“HOLY s**t, I can’t believe it, we won!” Arcade Fire front man Win Butler exclaimed in front of the televised audience of the 2011 Grammy Awards, as the group picked up the award for Album of the Year while an impressed Eminem and Lady Gaga watched from the audience. 6 months earlier, The Suburbs had been released worldwide to critical acclaim. Despite this, the band still remained largely anonymous to the mainstream pop-sphere, leaving reporters of the Grammys baffled as to who this group of Canadians actually were. Nominated with the likes of Katy Perry and Lady Antebellum, they looked slightly out of place amongst the beautiful faces of MTV. Maybe it was because Arcade Fire had created one of the most important indie records of the 2010s so far, a notable achievement in comparison to the throwaway pop music that was largely represented at the Grammys in 2011.
Of course, it would be ridiculous to say that Arcade Fire were unknowns before The Suburbs; their 2004 debut, Funeral, created waves within the rock world for its beautifully moving tracks and indie anthems. In 2007, the diverse Neon Bible was a gigantic, dark take on modern life (and was also the album that got me into the band). But what made The Suburbs so notable was the effect it had within the music world. Later in August of the same year, the band headlined Reading and Leeds Festival. As well as their success at the Grammys, they also won big at the BRITs, as well as winning the 2011 Polaris Music Prize. The album was also listed among the best of the year by pretty much every publication. Of course, the comparisons to Radiohead’s OK Computer were thrown around, but one thing was certain; the band was force to be reckoned with in music.
But what exactly made The Suburbs so good? Without a doubt, one of the defining factors was Arcade Fire’s ensemble of guitars, bass and drums combined with strings and keys to create a signature baroque pop sound. This is shown excellently on tracks such as ‘Rococo’ and ‘Modern Man’, as well as the title track. But this idea of baroque pop is not as prevalent as on Funeral, and tracks such as ‘Ready to Start’ and ‘Month of May’ echo more of the mainstream indie dream. Elsewhere, ‘The Sprawl II’ brought in elements of electronic music, something that would be addressed in the follow-up to The Suburbs, Reflektor.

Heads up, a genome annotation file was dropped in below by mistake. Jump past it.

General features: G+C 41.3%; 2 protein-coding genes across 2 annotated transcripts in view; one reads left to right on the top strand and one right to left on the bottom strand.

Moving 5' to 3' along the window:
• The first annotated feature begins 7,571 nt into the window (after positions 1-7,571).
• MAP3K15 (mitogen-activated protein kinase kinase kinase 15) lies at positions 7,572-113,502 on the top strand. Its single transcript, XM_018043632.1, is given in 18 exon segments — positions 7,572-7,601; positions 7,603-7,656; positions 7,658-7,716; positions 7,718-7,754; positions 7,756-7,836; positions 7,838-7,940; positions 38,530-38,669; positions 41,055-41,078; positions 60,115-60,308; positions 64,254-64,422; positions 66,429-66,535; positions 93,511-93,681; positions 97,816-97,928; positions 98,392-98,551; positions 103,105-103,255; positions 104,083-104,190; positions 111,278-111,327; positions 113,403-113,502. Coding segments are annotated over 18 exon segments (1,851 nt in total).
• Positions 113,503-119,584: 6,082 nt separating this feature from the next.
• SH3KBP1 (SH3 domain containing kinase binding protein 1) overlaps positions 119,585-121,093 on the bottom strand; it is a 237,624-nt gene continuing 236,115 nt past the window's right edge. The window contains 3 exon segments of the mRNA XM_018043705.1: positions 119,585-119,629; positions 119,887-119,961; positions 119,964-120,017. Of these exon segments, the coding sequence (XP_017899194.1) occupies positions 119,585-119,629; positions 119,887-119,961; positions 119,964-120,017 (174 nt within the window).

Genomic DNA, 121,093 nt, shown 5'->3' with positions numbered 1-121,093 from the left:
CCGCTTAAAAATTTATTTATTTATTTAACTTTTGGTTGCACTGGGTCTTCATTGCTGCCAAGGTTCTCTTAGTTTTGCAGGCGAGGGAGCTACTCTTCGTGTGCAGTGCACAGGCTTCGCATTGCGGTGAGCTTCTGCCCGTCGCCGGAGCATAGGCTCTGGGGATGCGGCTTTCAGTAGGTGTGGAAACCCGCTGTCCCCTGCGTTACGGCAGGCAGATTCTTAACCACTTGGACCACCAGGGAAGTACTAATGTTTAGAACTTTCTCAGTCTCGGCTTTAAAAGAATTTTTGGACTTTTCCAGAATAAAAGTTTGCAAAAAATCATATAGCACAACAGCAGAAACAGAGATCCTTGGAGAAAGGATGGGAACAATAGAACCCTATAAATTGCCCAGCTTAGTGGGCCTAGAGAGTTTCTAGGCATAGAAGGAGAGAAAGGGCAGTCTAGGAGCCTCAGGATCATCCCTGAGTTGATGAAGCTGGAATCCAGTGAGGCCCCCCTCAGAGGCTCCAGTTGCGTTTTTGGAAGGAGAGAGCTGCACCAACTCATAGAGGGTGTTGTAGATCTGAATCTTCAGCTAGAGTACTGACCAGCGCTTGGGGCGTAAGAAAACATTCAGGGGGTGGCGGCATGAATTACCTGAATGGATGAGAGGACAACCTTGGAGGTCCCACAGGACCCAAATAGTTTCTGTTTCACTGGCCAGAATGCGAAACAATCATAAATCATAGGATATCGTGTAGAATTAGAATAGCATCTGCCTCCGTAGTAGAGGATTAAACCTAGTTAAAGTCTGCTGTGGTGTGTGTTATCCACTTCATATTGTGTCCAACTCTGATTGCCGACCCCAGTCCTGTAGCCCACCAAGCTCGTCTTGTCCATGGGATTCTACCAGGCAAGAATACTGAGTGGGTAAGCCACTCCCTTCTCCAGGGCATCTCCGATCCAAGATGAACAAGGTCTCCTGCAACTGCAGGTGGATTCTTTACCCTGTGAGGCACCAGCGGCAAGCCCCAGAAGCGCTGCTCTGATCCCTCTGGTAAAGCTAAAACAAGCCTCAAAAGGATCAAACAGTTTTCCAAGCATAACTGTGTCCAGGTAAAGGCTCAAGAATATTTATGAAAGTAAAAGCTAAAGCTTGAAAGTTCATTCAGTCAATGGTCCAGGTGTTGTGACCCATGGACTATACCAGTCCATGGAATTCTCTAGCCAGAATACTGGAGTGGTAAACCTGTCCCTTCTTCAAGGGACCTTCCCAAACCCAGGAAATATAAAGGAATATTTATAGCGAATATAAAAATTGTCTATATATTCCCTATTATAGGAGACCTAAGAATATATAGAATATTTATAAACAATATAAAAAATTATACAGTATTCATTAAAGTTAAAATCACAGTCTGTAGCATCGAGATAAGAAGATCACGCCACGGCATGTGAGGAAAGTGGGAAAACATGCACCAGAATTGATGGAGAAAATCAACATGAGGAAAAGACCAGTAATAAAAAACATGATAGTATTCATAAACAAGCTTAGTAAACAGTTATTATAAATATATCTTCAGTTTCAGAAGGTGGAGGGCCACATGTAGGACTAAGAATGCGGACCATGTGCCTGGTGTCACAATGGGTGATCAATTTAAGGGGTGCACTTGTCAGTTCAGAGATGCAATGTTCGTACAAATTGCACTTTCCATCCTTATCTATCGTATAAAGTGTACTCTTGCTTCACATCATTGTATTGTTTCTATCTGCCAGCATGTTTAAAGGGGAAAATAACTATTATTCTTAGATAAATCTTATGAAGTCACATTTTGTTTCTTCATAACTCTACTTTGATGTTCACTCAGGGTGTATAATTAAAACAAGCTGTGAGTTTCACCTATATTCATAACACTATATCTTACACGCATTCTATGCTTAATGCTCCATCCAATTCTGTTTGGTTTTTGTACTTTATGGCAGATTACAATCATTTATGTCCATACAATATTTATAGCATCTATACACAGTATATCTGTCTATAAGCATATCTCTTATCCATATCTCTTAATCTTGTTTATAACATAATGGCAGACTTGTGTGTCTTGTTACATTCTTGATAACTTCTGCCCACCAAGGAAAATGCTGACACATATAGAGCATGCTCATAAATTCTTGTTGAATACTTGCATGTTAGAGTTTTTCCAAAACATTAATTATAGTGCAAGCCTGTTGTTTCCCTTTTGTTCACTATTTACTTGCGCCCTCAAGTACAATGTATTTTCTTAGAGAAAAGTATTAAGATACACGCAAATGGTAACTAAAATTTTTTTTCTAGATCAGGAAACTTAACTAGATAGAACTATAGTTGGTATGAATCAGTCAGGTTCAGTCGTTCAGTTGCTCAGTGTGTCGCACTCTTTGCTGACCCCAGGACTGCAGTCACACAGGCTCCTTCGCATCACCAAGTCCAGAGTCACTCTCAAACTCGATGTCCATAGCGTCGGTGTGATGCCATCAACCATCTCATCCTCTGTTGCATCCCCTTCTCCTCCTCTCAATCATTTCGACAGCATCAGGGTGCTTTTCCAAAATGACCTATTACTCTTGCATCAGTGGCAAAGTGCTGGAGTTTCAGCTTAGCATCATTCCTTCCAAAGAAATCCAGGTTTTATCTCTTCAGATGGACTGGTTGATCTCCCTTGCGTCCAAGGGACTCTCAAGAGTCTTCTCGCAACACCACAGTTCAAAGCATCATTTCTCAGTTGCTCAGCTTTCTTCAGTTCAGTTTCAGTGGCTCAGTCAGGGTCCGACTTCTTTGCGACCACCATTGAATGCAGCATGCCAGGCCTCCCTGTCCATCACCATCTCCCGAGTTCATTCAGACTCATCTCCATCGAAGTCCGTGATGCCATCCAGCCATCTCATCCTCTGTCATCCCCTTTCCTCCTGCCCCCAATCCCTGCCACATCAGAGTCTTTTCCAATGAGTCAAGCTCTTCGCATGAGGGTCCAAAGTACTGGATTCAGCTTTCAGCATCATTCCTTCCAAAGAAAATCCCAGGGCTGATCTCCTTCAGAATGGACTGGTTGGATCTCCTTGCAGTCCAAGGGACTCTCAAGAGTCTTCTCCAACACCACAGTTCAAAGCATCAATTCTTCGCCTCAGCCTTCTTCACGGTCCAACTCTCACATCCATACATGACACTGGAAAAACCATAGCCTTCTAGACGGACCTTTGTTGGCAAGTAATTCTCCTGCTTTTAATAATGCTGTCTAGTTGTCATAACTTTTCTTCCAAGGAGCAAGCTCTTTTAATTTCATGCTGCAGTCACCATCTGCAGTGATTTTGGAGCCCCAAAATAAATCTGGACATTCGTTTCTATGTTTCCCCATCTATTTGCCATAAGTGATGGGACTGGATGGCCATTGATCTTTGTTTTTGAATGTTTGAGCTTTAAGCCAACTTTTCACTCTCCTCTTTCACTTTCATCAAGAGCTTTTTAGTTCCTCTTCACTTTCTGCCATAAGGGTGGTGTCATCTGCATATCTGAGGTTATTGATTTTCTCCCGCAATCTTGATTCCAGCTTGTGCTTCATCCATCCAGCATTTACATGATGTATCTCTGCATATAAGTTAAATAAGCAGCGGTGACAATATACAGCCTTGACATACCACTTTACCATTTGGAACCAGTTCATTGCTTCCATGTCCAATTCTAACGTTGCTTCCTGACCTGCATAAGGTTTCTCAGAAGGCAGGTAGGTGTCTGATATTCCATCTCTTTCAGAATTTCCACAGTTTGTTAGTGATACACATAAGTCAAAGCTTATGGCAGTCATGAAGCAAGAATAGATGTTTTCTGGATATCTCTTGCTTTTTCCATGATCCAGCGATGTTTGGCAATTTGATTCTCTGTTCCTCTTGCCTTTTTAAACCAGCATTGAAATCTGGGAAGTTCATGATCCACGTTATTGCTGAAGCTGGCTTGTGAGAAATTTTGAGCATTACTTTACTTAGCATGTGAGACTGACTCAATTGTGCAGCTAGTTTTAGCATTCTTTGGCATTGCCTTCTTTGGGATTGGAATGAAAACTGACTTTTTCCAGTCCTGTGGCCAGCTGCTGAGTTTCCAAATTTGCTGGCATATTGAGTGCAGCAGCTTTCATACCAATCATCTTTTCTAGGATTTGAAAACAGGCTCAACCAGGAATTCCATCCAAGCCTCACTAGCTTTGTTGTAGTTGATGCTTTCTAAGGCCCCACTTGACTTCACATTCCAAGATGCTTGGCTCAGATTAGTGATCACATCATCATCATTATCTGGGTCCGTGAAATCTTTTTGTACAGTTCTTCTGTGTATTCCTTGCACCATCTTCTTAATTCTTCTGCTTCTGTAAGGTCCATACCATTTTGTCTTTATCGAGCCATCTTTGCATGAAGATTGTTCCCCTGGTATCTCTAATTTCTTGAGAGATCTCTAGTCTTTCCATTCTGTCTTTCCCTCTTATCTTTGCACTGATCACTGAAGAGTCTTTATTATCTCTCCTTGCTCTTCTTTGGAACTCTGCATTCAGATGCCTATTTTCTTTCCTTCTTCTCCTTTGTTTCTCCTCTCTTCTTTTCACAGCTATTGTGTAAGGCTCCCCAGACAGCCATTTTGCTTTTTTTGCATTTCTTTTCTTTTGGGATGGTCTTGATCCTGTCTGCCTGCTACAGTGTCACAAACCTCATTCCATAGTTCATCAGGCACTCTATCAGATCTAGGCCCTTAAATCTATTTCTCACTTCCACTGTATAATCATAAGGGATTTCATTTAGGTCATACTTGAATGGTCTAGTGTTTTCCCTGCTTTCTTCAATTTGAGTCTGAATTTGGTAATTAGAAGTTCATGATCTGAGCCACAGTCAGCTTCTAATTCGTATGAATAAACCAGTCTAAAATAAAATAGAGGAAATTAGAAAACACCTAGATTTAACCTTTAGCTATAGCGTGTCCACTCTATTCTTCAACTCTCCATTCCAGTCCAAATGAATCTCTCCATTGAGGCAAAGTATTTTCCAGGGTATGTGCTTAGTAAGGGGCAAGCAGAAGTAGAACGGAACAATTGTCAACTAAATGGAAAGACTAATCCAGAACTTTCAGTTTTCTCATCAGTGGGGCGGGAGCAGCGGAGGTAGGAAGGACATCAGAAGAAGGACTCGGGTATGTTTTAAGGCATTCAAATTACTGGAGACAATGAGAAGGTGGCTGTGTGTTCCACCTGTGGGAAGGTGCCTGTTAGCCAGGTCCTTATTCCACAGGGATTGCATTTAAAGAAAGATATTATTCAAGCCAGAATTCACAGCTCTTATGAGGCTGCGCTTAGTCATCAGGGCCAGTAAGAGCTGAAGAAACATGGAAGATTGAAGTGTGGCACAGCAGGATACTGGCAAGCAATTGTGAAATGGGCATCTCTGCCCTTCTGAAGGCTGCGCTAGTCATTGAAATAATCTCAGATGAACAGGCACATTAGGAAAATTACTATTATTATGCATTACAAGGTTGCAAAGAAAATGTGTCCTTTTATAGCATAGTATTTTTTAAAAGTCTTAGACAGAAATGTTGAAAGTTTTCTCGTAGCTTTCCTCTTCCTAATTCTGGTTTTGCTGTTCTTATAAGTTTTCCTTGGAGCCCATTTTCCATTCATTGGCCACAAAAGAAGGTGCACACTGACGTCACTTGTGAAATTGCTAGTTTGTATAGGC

It is important to address the topic of the band’s lyrics as well. A loose concept album, The Suburbs, as the name suggests, recalls Win and Will Butler’s life as kids. Despite the solemn nature of the some of the lyrics, there is an overall feeling throughout that these can be listened through a child’s or young adult’s viewpoint. I’ve always listened to ‘Wasted Hours’ through the ears of a child stuck inside during a rainy day. ‘The Sprawl’, an epic adventure through the neighbourhood. ‘Suburban War’, teenage rebellion and segregation.
To call The Suburbs Arcade Fire’s best work would be controversial. Their albums each represent a different stage in the band’s career, and The Suburbs shows a band reminiscing about a time of innocence just before they were opened up for the entire world to see. It’s a pivotal part of their story.
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